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Lawskills.com Georgia Caselaw
HILL v. HILL.
33137.
NICHOLS, Chief Justice.
Certiorari was granted to review the decision of the Court of Appeals in Hill v. Hill, 143 Ga. App. 549 (239 SE2d 154) (1977). The judgment of the Court of Appeals is reversed.
The tenant was served with a dispossessory warrant. He appeared in person before the trial court on the date set by the summons. He was without legal counsel. The trial court held that he had not answered the warrant either in writing or orally. Without endorsing anything on the warrant, the court proceeded to hold a hearing after which a writ of possession was issued to the landlord. The landlord was not present but was represented by counsel.
The Court of Appeals affirmed, holding that although the tenant did not answer either orally or in
writing, he was not in default because he was personally present in court.
The tenant was in default because he failed to answer either orally or in writing either at or before the date for answer set in the summons. Code Ann. 61-302 (b) and 61-303. His personal appearance before the court was not an "answer" within the meaning of those sections nor did it waive his right to open the default in accordance with Code Ann. 61-303. Accordingly, he was entitled to open the default " as a matter of right by making an answer within seven days of the date of the default notwithstanding the provisions of section 81A-155 of the Georgia Civil Practice Act." (Emphasis supplied.) Code Ann. 61-303.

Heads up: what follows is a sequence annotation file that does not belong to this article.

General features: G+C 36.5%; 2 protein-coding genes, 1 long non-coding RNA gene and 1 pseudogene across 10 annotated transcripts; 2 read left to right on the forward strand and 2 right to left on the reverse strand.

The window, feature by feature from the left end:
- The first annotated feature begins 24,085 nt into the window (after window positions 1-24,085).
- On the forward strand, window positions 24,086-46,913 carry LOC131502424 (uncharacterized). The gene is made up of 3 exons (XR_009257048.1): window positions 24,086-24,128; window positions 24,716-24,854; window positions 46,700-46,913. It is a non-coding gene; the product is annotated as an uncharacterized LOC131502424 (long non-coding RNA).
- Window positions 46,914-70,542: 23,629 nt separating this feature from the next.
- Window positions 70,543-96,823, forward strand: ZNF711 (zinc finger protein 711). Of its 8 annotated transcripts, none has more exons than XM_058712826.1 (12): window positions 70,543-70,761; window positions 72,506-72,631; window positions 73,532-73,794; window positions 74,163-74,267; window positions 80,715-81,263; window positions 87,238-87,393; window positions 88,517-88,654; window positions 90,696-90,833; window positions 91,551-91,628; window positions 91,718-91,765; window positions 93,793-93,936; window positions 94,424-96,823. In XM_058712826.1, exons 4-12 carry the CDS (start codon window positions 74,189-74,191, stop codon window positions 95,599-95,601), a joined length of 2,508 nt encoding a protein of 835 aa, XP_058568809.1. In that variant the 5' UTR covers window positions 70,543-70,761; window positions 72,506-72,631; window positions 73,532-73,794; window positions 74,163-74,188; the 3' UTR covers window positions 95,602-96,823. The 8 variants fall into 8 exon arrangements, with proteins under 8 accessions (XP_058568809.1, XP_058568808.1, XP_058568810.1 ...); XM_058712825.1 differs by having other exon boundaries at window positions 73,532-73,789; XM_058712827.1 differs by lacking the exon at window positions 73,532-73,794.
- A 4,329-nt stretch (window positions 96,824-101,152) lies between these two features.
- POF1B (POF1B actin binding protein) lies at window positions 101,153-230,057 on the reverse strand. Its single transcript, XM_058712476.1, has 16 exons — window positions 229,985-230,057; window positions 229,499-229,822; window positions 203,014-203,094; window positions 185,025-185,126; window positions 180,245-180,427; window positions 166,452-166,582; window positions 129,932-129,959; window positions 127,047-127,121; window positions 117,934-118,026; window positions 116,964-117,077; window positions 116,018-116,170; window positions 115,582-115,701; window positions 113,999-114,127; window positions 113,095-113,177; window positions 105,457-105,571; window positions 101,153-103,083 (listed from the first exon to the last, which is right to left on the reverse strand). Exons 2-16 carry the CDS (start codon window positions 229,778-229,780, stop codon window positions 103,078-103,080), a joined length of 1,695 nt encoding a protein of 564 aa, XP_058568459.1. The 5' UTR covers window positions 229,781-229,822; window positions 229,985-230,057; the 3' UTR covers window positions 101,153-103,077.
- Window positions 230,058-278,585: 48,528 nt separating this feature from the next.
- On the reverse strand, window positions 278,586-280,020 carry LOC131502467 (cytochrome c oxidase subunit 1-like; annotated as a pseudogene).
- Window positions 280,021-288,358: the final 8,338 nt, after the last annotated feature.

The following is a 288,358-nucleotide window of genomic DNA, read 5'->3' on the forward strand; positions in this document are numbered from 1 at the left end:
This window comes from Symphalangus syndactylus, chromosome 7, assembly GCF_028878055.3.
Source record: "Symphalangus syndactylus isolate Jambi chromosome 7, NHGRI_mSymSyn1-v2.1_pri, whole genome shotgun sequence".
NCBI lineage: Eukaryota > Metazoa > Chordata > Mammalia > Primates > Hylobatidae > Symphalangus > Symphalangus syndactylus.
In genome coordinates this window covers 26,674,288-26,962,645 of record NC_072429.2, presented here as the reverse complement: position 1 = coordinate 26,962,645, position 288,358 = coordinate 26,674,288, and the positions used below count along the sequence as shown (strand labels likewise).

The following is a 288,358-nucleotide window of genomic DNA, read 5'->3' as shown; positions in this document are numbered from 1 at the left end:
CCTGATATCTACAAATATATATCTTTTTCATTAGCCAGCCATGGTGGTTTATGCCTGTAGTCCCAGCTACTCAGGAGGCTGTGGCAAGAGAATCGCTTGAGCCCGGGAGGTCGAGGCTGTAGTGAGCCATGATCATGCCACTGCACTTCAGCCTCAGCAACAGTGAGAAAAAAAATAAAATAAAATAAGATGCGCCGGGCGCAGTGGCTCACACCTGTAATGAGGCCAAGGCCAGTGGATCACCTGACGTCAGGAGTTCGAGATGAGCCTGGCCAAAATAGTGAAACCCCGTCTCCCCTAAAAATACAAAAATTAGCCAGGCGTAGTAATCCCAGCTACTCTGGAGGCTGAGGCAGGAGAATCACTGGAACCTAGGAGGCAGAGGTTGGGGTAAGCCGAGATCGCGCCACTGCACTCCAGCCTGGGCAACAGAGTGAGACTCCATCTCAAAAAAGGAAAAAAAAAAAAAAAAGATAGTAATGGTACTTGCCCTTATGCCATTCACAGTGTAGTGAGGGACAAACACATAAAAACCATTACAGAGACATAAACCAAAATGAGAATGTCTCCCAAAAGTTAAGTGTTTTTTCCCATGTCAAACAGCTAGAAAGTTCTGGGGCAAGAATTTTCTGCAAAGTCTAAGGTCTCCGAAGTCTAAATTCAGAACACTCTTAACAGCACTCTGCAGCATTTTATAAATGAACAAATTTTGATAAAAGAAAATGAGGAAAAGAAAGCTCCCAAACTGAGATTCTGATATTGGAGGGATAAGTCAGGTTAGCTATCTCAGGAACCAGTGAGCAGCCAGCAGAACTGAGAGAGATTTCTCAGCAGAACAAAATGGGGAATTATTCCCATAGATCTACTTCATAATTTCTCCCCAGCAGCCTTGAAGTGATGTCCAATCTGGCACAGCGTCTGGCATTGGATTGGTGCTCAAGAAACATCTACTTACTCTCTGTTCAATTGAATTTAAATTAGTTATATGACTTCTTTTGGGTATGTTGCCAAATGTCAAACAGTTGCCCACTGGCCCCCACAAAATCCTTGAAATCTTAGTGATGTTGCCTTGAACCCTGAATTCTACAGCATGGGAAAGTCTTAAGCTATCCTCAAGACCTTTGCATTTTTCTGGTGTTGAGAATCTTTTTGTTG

The "answer" referred to in Code Ann. 61-303 as being sufficient to open the default may be oral or in writing since Code Ann. 61-302 (b) and 61-303 must be construed together.
The purpose of the General Assembly in enacting Code Ann 61-302 (b) and 61-303 was to give tenants who are unrepresented by counsel and who are unschooled in the law an opportunity to state their defenses orally to the court as best they can and to have the substance of their defenses endorsed on the dispossessory warrant, thereby making a record upon which the case may proceed in the trial and appellate courts. To effectuate this intent, the trial court is required to endorse, or to have endorsed in his behalf by court personnel subject to his supervision, the response or responses of the tenant making an oral answer whether or not those responses constitute legal defenses to the warrant. The tenant thereby has an answer on the record which later could be amended.
The landlord need not even be present in court "on the date of the tenant's response," Code Ann. 61-302 (b), because trial of any issues is to be had, or proceedings after default are to occur, at a later date in accordance with Code Ann. 61-303.
If the tenant does not answer orally or in writing in accordance with Code Ann. 61-302 (b) then fails to open the default in accordance with Code Ann. 61-303, the court "shall issue a writ of possession" and otherwise shall proceed in accordance with Code Ann. 61-303. On the other hand, if the tenant answers either orally or in writing in accordance with Code Ann. 61-302 (b) or opens the default by answering under Code Ann. 61203, "a trial of the issues shall be had in accordance with procedure prescribed for civil actions in courts of record." Code Ann. 61-303.
The procedure adopted by the trial court and sanctioned by the Court of Appeals had the effect of depriving the tenant of the rights the General Assembly provided for him and, accordingly, the judgment of the Court of Appeals must be reversed.
Kenneth G. Levin, Steven Gottlieb, amicus curiae.
Johnson & Morse, J. Jack Morse, for appellee.
Alexander, Vann & Lilly, Thomas K. Vann, Jr., for appellant.
ARGUED MARCH 13, 1978 -- DECIDED APRIL 18, 1978.
Friday May 22 04:25 EDT


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